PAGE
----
Leffingwell launch pad: Joey Nocchi surfs in days before his shark smack, the first at the site. It has happened again.

Leffingwell launch pad: Joey Nocchi surfs in days before his shark smack, the first at the site. It has happened again. Photo: Paul Lebowitz

Great White Strikes California Kayak Angler
Throws kayak and angler five feet into the air
By Paul Lebowitz

A great white shark tossed a California angler and his kayak four to five feet into the air the day before Christmas according to a post on the Big Waters Edge forum.

‘FlyYaker’ was guiding his brother in law on a rockfishing trip off Leffingwell Landing, Cambria, Central California. The pair had just paddled through the inshore kelp into 74 feet of water, the brother in law trailing on his borrowed kayak some 20 feet behind FlyYaker, when the shark hit.

“I hear a loud thump and see my kayak, my brother in law, and various items on the deck flying up into the air. All being pushed upward by about three and a half feet of shark head. It was not a huge shark by any means, but when it launches a 6-foot, 4-inch guy four to five feet into the air with his kayak, it is big enough,” FlyYaker writes in his post reporting the incident.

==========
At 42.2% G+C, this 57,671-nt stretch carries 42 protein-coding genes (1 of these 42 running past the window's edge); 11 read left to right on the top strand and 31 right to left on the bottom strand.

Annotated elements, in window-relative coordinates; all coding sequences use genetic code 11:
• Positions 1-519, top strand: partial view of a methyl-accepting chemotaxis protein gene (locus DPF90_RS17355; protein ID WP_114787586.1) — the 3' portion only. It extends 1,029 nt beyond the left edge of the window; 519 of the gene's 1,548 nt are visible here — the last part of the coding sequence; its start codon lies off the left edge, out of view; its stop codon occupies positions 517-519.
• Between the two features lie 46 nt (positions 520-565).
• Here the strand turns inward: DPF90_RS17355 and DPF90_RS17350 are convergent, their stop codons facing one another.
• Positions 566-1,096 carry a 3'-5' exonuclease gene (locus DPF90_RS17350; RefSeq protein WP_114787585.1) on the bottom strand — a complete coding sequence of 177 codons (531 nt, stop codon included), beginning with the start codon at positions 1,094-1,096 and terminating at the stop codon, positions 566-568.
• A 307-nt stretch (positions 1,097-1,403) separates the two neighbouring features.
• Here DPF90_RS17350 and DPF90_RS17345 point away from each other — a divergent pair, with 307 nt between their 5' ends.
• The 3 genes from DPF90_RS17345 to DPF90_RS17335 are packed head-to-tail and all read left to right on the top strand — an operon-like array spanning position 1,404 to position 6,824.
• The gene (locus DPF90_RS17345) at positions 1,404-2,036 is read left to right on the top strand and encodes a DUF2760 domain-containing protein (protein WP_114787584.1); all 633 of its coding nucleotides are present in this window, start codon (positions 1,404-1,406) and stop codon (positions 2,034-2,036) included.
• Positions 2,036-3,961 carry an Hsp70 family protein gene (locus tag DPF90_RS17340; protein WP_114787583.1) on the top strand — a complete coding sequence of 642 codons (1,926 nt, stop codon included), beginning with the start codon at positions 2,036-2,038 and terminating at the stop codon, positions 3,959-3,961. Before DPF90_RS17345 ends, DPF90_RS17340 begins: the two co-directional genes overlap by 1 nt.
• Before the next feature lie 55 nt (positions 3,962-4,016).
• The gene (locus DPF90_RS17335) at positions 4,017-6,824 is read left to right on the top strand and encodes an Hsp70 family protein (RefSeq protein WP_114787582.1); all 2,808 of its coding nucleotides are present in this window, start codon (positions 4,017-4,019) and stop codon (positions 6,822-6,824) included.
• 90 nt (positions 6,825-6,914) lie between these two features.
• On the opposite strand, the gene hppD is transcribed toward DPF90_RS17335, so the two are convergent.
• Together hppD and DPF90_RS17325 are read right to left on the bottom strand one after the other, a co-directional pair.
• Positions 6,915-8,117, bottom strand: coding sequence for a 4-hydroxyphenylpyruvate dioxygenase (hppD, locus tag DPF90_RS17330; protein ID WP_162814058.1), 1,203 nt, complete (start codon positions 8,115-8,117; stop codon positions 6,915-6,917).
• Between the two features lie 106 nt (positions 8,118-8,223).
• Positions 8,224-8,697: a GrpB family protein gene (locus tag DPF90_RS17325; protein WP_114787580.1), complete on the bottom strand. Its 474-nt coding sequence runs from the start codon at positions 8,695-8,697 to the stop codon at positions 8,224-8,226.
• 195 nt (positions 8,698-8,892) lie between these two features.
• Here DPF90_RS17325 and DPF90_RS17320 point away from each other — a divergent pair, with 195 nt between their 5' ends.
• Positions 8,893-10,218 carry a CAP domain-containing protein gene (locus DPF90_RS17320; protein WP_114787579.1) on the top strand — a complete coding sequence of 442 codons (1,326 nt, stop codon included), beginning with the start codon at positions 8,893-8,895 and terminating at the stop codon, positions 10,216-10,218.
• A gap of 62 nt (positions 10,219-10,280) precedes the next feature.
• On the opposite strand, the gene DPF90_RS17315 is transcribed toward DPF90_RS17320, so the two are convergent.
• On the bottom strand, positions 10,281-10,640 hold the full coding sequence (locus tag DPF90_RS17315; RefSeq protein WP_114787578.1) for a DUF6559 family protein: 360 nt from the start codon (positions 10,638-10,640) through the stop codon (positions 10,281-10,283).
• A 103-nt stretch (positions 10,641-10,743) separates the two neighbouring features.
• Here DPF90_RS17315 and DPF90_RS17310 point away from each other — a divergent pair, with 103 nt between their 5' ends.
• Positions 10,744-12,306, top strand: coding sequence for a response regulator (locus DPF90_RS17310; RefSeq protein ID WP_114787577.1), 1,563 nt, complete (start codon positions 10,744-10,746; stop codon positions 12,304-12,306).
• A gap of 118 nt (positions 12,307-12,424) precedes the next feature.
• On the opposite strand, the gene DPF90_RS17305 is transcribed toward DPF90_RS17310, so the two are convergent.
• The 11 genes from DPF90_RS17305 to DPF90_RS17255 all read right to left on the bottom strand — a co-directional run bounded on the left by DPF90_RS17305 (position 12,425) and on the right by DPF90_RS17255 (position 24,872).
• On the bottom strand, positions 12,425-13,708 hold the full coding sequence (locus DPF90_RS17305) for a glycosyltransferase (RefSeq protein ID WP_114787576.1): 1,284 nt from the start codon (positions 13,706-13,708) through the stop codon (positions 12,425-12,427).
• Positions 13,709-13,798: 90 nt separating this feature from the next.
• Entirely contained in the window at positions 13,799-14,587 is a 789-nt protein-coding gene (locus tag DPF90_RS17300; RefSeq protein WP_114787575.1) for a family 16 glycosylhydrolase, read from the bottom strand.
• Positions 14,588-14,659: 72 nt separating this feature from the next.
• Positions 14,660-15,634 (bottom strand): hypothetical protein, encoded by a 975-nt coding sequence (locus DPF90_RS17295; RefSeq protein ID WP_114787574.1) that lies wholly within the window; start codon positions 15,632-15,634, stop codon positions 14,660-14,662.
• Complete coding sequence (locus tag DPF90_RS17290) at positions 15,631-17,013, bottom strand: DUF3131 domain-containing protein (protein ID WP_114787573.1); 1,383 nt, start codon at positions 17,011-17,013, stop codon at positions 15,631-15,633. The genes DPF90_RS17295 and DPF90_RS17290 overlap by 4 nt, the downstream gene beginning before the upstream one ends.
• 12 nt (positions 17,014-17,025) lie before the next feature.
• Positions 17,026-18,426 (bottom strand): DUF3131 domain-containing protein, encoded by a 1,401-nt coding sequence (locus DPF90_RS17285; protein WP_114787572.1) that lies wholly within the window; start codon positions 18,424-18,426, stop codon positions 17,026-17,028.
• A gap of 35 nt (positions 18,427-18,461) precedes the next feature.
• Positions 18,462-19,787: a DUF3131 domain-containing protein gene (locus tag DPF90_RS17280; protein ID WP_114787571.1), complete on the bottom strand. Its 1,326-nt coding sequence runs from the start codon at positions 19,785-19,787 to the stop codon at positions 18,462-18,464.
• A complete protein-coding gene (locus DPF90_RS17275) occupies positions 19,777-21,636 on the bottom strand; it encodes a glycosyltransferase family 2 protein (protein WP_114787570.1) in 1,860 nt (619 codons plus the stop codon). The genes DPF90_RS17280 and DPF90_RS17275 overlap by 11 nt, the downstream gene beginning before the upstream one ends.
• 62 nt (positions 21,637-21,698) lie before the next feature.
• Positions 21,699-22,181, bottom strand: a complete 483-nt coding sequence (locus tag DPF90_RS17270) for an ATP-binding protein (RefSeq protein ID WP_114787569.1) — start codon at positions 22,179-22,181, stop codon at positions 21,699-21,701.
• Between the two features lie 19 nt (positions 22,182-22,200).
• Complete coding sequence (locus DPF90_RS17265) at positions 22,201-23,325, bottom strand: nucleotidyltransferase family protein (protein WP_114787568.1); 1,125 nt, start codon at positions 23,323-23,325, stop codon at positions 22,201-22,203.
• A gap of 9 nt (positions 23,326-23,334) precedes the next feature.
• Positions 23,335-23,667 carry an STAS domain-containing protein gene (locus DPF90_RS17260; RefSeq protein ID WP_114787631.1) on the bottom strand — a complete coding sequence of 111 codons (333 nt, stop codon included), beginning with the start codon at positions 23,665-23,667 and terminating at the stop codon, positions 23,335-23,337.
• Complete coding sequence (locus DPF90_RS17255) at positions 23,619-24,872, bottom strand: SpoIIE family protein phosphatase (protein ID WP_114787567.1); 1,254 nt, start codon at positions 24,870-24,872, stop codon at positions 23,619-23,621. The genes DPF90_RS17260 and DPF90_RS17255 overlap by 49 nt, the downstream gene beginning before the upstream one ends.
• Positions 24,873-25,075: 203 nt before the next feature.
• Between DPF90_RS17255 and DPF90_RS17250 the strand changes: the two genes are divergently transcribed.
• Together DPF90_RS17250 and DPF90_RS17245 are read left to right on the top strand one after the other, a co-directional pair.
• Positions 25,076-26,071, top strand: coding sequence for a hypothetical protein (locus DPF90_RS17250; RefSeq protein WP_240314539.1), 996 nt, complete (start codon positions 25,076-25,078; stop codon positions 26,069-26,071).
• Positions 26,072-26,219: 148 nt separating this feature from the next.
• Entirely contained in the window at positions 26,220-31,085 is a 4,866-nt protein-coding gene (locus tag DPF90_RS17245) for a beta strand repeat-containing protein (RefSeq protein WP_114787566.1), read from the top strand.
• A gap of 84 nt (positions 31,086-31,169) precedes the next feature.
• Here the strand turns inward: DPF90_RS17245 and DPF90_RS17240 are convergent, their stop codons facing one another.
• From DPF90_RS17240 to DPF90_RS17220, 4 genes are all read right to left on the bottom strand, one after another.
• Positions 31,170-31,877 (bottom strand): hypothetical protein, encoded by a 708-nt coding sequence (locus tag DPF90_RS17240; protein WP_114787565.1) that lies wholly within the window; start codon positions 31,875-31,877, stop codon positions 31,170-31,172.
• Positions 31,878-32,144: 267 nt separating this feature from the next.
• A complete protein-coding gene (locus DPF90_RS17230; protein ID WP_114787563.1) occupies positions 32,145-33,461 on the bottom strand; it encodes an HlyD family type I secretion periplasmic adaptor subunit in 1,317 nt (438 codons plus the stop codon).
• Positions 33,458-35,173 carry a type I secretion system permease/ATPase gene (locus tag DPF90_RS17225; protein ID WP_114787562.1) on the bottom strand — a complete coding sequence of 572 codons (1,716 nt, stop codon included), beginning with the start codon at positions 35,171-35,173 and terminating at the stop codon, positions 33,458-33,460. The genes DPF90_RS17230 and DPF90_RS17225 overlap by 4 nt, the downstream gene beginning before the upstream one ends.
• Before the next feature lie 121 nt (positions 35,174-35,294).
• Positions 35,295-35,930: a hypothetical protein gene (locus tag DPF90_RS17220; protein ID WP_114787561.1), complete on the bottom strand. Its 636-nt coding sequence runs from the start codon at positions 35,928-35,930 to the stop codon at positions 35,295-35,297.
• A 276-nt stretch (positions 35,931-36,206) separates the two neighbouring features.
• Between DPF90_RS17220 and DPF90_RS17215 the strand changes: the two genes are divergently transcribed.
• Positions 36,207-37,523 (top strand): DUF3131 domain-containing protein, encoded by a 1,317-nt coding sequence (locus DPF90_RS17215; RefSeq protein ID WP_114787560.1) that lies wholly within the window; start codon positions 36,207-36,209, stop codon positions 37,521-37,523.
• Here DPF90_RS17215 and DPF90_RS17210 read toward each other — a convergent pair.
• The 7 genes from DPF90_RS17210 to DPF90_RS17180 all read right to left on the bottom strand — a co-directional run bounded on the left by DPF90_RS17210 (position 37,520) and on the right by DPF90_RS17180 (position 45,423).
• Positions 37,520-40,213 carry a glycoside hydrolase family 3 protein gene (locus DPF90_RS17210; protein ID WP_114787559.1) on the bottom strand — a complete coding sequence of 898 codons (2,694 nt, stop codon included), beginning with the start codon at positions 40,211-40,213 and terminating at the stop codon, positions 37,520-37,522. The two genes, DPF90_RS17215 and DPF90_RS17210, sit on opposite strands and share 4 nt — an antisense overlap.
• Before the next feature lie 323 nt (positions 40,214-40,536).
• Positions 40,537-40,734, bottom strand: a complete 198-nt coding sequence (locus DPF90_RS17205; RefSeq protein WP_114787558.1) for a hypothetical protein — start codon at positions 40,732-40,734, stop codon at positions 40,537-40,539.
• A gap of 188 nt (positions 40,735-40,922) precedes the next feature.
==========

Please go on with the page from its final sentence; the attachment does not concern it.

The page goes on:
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The brother in law, shaken but unhurt, climbed quickly back onto his overturned kayak. That’s when FlyYaker noticed the tooth holes on the bottom of the boat.

FlyYaker brought his brother in law aboard his Fish N Dive. “I was glad for once to be in the beast,” he said.

They righted the damaged kayak and paddled the mile back to Leffingwell, with the leaky kayak in tow.

“Quite a work out for sure, we had the beast maxxed out,” FlyYaker wrote.

They still had to cross the surf zone, two big guys on an overloaded kayak. “The last reentry of the day was clean and except for the rubber legs and fatigue all went smooth,” FlyYaker said.

The strike was the second in 19 months off Leffingwell Landing, Cambria, in Central California. A great white tossed Joey Nocchi from his kayak in May 2012. After years with no incidents, Leffingwell has now joined Bean Hollow State Beach some 200 miles north as a recurring shark strike site. Both are within a few miles of large elephant seal rookeries.

Save for Leffingwell, all California great white shark hits have occurred in the summer months. Leffingwell, at the far south end of the state’s so-called Red Triangle, now has the distinction of hosting the earliest and latest attacks in the season.

Although dramatic, no great white shark on kayak angler incident has caused serious injuries. The kayak literally takes the hit.